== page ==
[sqlite3_close()] This routine closes a [database connection] previously opened by a call to [sqlite3_open()]. All [prepared statements] associated with the connection should be [sqlite3_finalize | finalized] prior to closing the connection.
HEADING 2 {Typical Usage Of Core Routines And Objects}

An application that wants to use SQLite will typically use [sqlite3_open()] to create a single [database connection] during initialization. Note that [sqlite3_open()] can be used to either open existing database files or to create and open new database files. While many applications use only a single [database connection], there is no reason why an application cannot call [sqlite3_open()] multiple times in order to open multiple [database connections] - either to the same database or to different databases. Sometimes a multi-threaded application will create separate [database connections] for each threads. Note too that is not necessary to open separate database connections in order to access two or more databases. A single [database connection] can be made to access two or more databases at one time using the [ATTACH] SQL command.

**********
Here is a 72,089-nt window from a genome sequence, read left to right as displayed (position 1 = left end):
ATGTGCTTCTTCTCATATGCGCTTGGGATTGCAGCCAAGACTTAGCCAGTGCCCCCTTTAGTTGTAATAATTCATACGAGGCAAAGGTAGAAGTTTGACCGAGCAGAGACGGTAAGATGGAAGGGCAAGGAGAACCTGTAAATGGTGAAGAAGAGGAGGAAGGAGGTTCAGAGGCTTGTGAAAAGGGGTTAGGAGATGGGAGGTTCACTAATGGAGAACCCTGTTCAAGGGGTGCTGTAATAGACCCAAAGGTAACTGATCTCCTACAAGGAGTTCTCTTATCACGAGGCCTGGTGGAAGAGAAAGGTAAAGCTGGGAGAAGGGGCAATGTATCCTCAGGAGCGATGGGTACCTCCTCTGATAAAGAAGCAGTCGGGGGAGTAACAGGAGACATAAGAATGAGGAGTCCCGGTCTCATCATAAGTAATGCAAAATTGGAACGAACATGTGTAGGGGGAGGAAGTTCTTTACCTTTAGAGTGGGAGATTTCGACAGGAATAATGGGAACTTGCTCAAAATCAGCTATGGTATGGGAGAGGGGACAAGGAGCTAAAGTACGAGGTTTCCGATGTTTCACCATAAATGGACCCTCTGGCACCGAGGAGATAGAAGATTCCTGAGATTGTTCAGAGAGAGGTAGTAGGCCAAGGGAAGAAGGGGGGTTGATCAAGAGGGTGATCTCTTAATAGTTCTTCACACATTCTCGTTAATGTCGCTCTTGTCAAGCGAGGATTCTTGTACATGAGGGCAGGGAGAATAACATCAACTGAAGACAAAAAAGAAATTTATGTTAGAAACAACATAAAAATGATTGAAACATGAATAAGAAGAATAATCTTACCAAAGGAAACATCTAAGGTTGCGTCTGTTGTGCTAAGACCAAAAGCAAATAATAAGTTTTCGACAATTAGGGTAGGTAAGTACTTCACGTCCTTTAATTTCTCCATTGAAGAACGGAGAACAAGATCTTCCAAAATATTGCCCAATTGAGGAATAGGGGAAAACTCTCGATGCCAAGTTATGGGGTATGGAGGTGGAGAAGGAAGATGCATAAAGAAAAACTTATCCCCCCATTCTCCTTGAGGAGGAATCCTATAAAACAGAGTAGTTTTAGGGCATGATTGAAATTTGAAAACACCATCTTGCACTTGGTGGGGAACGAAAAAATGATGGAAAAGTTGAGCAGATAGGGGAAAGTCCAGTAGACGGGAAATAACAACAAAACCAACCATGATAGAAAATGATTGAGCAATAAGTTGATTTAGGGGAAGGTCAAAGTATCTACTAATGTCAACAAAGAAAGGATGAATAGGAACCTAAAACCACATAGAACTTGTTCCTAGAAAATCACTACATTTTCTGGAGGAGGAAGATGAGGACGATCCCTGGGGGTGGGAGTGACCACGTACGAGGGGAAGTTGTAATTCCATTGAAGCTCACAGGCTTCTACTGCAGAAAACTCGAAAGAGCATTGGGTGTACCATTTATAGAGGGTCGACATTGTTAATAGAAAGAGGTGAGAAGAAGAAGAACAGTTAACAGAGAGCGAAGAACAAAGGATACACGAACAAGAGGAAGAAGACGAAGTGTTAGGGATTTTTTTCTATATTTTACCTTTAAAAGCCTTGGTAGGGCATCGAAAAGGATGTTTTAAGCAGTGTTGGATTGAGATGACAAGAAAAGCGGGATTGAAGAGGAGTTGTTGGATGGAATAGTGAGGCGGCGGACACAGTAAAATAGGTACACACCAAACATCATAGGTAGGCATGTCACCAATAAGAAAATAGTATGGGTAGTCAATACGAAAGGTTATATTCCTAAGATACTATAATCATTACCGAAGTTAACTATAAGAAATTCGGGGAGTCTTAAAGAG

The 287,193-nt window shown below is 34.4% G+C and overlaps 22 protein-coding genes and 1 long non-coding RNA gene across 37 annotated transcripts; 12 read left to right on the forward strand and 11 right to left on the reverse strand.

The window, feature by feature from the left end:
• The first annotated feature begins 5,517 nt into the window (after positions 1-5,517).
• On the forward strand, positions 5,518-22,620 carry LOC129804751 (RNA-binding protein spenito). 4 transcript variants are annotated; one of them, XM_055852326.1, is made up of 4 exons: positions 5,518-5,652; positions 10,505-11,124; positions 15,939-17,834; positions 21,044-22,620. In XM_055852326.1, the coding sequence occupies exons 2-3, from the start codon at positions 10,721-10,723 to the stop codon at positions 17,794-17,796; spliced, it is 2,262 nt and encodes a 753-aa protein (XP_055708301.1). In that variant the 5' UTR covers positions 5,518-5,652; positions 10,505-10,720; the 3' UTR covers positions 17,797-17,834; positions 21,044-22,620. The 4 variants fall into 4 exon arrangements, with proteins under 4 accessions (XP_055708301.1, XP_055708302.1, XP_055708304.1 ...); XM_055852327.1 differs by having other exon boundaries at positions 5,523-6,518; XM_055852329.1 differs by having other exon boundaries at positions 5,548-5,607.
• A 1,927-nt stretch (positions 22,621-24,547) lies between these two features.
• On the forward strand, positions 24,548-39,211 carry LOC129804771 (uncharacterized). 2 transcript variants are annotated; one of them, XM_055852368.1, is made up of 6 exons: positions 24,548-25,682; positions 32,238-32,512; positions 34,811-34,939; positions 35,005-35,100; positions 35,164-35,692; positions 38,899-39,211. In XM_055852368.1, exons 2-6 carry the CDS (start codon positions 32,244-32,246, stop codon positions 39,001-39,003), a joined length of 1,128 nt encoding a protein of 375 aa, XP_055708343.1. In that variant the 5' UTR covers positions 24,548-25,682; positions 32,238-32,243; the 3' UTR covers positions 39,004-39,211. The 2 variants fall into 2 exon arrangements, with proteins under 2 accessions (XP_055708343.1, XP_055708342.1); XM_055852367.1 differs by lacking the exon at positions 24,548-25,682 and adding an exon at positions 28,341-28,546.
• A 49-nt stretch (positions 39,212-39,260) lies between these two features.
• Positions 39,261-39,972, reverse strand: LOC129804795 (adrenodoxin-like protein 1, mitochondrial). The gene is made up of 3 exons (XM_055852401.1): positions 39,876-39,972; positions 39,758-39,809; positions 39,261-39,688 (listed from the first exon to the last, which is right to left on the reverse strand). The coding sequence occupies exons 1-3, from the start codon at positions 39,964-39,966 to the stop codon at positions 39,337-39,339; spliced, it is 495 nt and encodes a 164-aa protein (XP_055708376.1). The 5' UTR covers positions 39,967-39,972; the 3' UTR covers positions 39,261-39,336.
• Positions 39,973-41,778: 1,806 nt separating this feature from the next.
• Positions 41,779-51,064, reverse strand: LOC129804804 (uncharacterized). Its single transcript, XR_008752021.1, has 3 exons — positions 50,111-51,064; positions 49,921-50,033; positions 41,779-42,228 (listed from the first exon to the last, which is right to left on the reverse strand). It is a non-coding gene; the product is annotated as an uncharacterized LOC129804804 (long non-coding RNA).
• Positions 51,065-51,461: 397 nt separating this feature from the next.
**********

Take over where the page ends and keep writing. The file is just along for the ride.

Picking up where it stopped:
Many applications destroy their [database connections] using calls to [sqlite3_close()] at shutdown. Or, for example, an application might open [database connections] in response to a File->Open menu action and then destroy the corresponding [database connection] in response to the File->Close menu.

To run an SQL statement, the application follows these steps:

  1. Create a [prepared statement] using [sqlite3_prepare()].
  2. Evaluate the [prepared statement] by calling [sqlite3_step()] one or more times.
  3. For queries, extract results by calling [sqlite3_column_int | sqlite3_column()] in between two calls to [sqlite3_step()].
  4. Destroy the [prepared statement] using [sqlite3_finalize()].

The foregoing is all one really needs to know in order to use SQLite effectively. All the rest is just ornamentation and detail.